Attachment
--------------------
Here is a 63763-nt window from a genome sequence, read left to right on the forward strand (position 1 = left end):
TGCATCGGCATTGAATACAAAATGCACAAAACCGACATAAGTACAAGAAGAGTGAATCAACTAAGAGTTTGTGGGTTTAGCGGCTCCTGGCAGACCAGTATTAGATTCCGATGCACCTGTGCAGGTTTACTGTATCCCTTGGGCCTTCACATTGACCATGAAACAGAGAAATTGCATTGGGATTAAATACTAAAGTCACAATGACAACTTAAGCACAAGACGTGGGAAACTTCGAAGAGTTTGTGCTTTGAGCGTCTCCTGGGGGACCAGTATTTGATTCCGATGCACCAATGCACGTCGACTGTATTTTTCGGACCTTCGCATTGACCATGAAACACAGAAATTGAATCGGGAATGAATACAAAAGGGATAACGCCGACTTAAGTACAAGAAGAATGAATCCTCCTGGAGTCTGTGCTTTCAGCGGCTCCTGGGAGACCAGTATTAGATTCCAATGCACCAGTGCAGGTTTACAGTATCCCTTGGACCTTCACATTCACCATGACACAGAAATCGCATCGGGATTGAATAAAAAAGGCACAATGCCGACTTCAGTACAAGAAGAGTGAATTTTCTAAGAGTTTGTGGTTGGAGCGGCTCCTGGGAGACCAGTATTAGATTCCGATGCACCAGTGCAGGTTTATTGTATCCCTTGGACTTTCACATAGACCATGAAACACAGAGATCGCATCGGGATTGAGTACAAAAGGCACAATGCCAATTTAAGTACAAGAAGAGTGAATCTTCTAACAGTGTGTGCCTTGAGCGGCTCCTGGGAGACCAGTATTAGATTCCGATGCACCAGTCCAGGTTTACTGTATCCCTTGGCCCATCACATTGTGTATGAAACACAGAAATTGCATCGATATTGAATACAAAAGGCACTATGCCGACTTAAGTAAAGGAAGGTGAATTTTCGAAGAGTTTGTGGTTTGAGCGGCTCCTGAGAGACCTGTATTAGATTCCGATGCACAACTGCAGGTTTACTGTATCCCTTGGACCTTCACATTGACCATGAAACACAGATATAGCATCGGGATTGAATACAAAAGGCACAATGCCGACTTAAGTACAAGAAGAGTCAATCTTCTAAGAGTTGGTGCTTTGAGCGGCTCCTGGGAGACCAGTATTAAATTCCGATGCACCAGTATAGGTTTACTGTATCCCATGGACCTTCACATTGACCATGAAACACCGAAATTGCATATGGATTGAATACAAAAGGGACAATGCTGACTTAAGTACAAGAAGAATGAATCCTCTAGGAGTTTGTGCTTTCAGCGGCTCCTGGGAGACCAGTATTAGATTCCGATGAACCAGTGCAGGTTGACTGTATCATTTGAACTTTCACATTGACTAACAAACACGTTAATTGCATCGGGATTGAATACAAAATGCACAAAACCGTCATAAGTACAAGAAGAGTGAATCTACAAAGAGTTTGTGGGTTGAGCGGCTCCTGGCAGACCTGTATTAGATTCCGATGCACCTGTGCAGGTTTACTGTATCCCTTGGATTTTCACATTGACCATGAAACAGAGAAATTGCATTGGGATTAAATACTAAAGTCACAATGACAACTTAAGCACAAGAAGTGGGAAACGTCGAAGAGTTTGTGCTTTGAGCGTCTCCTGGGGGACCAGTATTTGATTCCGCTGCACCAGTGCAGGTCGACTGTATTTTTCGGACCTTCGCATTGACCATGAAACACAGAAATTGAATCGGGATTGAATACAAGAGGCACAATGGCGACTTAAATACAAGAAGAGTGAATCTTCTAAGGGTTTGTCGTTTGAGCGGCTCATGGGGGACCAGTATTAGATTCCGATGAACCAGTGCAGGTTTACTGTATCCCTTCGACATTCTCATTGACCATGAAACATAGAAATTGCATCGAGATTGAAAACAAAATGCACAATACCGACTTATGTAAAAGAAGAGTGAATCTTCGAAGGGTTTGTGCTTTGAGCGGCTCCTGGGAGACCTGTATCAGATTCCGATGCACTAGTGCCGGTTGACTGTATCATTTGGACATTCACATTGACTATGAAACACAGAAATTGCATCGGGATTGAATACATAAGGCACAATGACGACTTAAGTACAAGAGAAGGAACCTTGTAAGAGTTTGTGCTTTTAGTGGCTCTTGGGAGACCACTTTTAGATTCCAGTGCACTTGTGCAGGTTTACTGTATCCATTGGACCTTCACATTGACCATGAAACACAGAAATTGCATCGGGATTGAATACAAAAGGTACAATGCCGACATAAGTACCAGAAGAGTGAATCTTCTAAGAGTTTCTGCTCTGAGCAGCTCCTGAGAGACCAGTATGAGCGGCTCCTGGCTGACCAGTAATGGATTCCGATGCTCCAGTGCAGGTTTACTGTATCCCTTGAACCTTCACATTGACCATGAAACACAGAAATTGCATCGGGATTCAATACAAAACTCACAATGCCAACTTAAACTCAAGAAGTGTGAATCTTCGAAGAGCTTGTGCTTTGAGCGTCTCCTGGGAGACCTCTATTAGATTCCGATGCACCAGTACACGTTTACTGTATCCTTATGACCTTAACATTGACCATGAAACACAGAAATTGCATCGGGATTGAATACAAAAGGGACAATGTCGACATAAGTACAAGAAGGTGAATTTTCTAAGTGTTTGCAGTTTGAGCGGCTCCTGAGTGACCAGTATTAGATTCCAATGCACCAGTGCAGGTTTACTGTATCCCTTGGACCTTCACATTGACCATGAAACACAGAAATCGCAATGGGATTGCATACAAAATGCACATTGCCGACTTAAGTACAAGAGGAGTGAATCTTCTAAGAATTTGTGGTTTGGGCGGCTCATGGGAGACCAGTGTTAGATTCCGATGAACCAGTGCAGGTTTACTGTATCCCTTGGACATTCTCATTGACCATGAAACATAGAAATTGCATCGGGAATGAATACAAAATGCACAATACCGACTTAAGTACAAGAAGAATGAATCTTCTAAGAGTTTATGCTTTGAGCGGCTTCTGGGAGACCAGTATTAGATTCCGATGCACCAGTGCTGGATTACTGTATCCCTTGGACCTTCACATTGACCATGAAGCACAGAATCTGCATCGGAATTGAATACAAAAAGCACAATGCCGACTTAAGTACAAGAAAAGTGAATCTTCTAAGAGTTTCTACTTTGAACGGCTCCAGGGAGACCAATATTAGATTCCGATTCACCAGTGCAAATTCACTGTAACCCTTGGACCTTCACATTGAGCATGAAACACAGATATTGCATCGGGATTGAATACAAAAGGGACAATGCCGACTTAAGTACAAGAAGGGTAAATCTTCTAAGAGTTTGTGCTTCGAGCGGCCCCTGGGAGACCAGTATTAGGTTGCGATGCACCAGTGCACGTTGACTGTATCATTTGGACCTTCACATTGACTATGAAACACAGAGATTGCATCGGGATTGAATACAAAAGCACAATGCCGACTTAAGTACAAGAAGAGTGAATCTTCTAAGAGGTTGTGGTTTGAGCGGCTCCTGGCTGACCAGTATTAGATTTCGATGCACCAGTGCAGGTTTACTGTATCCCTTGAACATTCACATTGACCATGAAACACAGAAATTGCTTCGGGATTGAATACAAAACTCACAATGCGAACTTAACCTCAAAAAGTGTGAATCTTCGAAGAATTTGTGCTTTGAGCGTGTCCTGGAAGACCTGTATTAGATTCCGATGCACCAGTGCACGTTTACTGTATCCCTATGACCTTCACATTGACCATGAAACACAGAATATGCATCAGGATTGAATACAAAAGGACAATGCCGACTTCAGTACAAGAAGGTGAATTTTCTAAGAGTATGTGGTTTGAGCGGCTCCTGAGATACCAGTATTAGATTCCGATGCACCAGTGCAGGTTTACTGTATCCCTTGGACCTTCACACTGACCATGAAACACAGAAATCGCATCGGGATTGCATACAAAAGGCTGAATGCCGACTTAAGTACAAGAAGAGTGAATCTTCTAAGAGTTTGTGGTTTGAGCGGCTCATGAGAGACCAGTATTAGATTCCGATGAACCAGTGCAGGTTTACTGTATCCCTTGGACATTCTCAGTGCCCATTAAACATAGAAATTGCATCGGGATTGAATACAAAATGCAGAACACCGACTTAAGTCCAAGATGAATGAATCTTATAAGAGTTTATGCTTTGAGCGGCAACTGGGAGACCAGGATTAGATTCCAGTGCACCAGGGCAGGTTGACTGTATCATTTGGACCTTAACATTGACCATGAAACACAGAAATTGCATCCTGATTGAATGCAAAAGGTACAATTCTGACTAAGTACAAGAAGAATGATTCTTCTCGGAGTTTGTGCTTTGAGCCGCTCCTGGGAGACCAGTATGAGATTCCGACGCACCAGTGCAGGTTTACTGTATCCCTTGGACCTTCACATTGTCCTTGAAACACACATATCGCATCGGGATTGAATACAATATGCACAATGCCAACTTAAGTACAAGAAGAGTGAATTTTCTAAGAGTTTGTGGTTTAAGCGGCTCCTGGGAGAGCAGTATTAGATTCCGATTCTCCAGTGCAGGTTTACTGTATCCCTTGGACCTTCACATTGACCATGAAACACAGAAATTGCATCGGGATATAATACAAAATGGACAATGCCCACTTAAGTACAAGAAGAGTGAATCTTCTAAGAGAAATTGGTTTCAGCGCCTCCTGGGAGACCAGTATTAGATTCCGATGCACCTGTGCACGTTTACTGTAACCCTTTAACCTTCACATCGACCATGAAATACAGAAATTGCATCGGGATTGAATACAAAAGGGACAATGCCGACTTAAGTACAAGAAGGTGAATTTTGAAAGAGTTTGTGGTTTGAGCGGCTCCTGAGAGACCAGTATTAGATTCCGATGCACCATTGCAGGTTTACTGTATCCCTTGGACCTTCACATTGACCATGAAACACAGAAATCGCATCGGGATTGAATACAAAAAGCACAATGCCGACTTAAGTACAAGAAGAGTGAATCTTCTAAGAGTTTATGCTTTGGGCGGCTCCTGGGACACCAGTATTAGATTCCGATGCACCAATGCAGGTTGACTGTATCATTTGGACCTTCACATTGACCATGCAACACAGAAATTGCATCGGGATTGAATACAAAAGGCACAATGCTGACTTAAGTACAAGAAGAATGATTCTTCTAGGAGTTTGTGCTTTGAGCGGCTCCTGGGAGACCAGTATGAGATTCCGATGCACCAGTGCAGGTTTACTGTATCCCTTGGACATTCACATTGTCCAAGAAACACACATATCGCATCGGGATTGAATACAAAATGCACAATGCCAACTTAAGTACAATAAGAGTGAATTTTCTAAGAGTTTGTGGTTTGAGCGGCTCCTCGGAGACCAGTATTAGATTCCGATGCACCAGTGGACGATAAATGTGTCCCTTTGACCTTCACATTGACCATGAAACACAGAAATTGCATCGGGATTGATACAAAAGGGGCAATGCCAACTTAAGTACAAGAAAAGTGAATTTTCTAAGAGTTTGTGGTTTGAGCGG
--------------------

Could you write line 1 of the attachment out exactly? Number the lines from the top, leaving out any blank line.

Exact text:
Here is a 63763-nt window from a genome sequence, read left to right on the forward strand (position 1 = left end):